Lynn was devastated in 1984 when her son Jack drowned in an accident on her family ranch. He went out horseback riding, and the police later found the horse standing beneath a river bluff with Jack's body nearby. She was in intensive care at the time after having one of her seizures on tour. This followed on the heels of plenty of other bad news for the family. The same year, Lynn's other son had a kidney removed, and the previous year, his wife gave birth to stillborn twins. In addition, two of her daughters, including one who married at 15, got divorced.
After the death of her son, Lynn did not record anything for two years and she cut back on her touring. The album Just a Woman, which was recorded before the accident, came out in 1985, but then she went back to the studio and released Who Was That Stranger in 1988. That same year, she was inducted into the Country Music Hall of Fame as the most-awarded female in country music history. Subsequently, though, Lynn dropped out of circulation for a few years to take care of Doo Lynn, who had heart surgery in the early 1990s.
Lynn returned to the public eye in 1993 with the trio album Honky Tonk Angels, recorded with Dolly Parton and Tammy Wynette, and the following year released a three-CD boxed set chronicling her career. Also, in 1995 she taped a seven-week series on the Nashville Network (TNN) titled Loretta Lynn & Friends, and performed about 50 dates that year as well. Doo Lynn died in August of 1996, after suffering from heart disease and diabetes. He had both legs amputated by the time he died.
Lynn went back on the road in 1998 and with Patsy Bale Cox co-wrote another memoir, Still Woman Enough, which picks up where Coal Miner's Daughter leftoff. In 2000, she released her first collection of solo original songs in twelve years, Still Country. The release features her trademark twang and homespun lyrics. Though some felt her rootsy music was out of place in the new, glitzier Nashville atmosphere, she told Miriam Longino in the Atlanta Journal and Constitution, "I never left country music; everybody else did. It's made me a good livin'. Why should I go in another direction?"
Loretta Lynn Sings, Decca, 1963.
Before I'm Over You, Decca, 1964.
Songs from My Heart, Decca, 1965.
Ernest Tubb & Loretta Lynn, Decca, 1965.
Hymns, MCA, 1965.
I Like 'Em Country, Decca, 1966.
A Country Christmas, MCA, 1966.
You Ain't Woman Enough, MCA, 1966.
Singin' with Feelin', Decca, 1967.
Ernest Tubb & Loretta Lynn Singin' Again, Decca, 1967.
Don't Come Home a Drinkin', MCA, 1967.
Fist City, Decca, 1968.
Here's Loretta Lynn, Columbia, 1968.
Who Says God Is Dead!, MCA, 1968.
Your Squaw Is on the Warpath, Decca, 1969.
A Woman of the World, Decca, 1969.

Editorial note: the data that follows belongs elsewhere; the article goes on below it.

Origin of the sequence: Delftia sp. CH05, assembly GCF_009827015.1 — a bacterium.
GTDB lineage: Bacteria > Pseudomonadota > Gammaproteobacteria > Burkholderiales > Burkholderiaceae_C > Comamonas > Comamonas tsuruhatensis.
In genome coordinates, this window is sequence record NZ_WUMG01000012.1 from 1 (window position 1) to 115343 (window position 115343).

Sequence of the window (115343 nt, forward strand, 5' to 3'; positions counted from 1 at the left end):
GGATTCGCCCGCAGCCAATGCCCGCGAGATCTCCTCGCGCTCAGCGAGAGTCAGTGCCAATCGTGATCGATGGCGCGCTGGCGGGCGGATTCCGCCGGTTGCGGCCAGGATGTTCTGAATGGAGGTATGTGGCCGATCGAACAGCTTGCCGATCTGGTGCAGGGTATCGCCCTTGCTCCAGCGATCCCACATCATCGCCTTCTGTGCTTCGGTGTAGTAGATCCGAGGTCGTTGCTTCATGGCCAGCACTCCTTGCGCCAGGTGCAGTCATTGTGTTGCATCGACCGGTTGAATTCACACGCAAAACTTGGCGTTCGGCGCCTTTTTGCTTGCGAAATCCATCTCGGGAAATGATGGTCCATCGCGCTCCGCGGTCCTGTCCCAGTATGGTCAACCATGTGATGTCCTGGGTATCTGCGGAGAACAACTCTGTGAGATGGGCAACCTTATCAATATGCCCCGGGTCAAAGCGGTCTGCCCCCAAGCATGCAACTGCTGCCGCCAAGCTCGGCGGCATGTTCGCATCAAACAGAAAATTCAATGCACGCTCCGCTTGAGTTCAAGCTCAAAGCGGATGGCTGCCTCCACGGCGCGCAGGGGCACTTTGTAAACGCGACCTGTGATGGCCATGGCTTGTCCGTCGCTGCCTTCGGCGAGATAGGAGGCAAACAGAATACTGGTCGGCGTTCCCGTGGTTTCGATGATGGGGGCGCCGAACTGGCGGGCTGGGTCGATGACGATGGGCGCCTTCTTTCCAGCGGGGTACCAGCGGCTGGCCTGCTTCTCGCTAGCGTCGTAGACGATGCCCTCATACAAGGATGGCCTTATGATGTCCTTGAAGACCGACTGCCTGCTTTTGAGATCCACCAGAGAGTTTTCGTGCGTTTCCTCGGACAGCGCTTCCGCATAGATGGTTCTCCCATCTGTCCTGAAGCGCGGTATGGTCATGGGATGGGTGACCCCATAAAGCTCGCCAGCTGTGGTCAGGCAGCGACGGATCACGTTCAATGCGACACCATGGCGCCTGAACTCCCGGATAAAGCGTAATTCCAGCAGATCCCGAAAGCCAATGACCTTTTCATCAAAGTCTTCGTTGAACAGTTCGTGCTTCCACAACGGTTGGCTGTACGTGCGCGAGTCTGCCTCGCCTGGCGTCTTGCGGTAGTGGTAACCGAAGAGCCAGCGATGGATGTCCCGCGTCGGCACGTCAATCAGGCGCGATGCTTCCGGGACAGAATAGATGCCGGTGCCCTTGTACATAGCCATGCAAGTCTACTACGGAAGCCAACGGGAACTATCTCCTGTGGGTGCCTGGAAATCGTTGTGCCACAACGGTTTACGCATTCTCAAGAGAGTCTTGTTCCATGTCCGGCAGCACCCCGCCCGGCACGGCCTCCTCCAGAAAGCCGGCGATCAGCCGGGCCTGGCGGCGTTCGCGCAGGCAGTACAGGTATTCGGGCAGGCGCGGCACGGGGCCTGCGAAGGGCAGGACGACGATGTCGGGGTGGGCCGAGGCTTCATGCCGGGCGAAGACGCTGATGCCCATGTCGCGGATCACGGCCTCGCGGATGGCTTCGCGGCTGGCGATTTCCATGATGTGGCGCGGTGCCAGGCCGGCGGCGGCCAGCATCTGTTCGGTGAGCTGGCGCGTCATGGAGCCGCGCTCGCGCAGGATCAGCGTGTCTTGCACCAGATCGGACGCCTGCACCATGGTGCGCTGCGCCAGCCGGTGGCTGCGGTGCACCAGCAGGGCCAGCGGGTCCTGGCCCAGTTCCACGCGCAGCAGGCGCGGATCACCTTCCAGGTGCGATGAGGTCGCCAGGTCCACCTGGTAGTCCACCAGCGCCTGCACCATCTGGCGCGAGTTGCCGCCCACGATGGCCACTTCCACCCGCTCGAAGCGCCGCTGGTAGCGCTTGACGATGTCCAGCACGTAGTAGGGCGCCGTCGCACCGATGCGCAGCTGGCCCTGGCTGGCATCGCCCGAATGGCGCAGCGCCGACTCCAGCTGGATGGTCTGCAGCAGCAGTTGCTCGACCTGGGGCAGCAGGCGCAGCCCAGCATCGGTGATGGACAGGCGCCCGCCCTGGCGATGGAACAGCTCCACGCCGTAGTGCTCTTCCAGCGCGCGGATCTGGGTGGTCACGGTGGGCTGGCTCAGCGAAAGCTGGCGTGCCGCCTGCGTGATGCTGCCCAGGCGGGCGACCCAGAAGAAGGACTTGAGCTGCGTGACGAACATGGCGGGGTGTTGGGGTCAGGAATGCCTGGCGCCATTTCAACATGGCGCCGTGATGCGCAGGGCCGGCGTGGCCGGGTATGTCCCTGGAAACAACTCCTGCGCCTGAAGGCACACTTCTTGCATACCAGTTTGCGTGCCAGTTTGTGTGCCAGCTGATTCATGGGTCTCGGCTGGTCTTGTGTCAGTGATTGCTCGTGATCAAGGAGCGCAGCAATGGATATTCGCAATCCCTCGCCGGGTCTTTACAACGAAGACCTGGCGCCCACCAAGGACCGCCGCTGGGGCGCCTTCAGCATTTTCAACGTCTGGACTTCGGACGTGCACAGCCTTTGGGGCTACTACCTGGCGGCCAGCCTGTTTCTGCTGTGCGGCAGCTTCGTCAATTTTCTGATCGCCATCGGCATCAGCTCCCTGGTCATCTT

If We Put Our Heads Together, Decca, 1969.
Loretta Lynn Writes 'Em and Sings 'Em, Decca, 1970.
Wings Upon Your Horns, Decca, 1970.
I Wanna Be Free, Decca, 1971.
One's on the Way, Decca, 1971.
You're Lookin' at Country, Decca, 1971.
Coal Miner's Daughter, MCA, 1971.
We Only Make Believe, MCA, 1971.
Lead Me On, MCA, 1971.
God Bless America Again, Decca, 1972.
Here I Am Again, Decca, 1972.
Alone with You, MCA, 1972.
Louisiana Woman/Mississippi Man, MCA, 1973.
Country Partners, MCA, 1974.
Back to the Country, MCA, 1975.
Blue-Eyed Kentucky Girl, Decca, 1976.
I Remember Patsy, MCA, 1977.
Lookin' Good, MCA, 1980.
Two's a Party, MCA, 1981.
Making Love from Memory, MCA Special, 1982.
Lyin' Cheatin' Woman Chasin' Honky Tonkin', MCA, 1983.
Loretta Lynn, MCA, 1984.
Just a Woman, MCA, 1985.
Making Believe, MCA, 1988.
Who Was That Stranger, MCA, 1989.
I'll Just Call You Darlin', MCA, 1989.
Peace in the Valley, MCA, 1990.
The Old Rugged Cross, MCA, 1992.
Sings Patsy Cline's Favorites, MCA Special, 1992.
Hey Good Lookin, MCA Special, 1993.
Honky Tonk Girl: The Loretta Lynn Collection, MCA, 1994.
An Evening with Loretta Lynn, Musketeer, 1995.
Loretta Lynn & Patsy Cline On Tour, Vol. 1 (live album), MCA Special, 1996.
Loretta Lynn & Patsy Cline On Tour, Vol. 2 (live album), MCA Special, 1996.
Honky Tonk Girl, MCA Home Video, 1996.
Still Country, Audium, 2000.
Legends of Country—Loretta Lynn and Patsy Cline, MPI Home Video, 2001.
Coal Miner's Daughter: In Concert, Empire Music Group, 2002.
All Time Greatest Hits, MCA, 2002.
Van Lear Rose, Interscope, 2004.
Lynn, Loretta, with George Vecsey, Coal Miner's Daughter, Regnery, 1976; reissued, Da Capo, 1996.
Atlanta Journal and Constitution, September 10, 2000, p. L1.
Country Music, November-December 1985, p. 40; September-October 1988, p. 30.
Dallas Morning News, June 9, 1997, p. 21A.
Knight-Ridder/Tribune News Service, January 24, 1995.
Ladies Home Journal, June 1984, p. 36.
McCall's, March 1985, p. 88; June 1988, p. 86.
Ms., May 1980, p. 37.
Newsweek, December 4, 1972, p. 67; March 17, 1975, p. 90.
New York Times, October 25, 1972, p. 36.
People, August 13, 1984, p. 38.
Publishers Weekly, December 13, 1999, p. 16.
Reader's Digest, January 1977, p. 83.
Star Tribune (Minneapolis, MN), August 24, 1996.
USA Today, July 21, 1997, p. 5D.
"Loretta Lynn," Internet Movie Database, http://www.imdb.com (January 31, 2004).
Loretta Lynn Official Website, http://www.lorettalynn.com (January 31, 2004).
—Geri Koeppel andKen Burke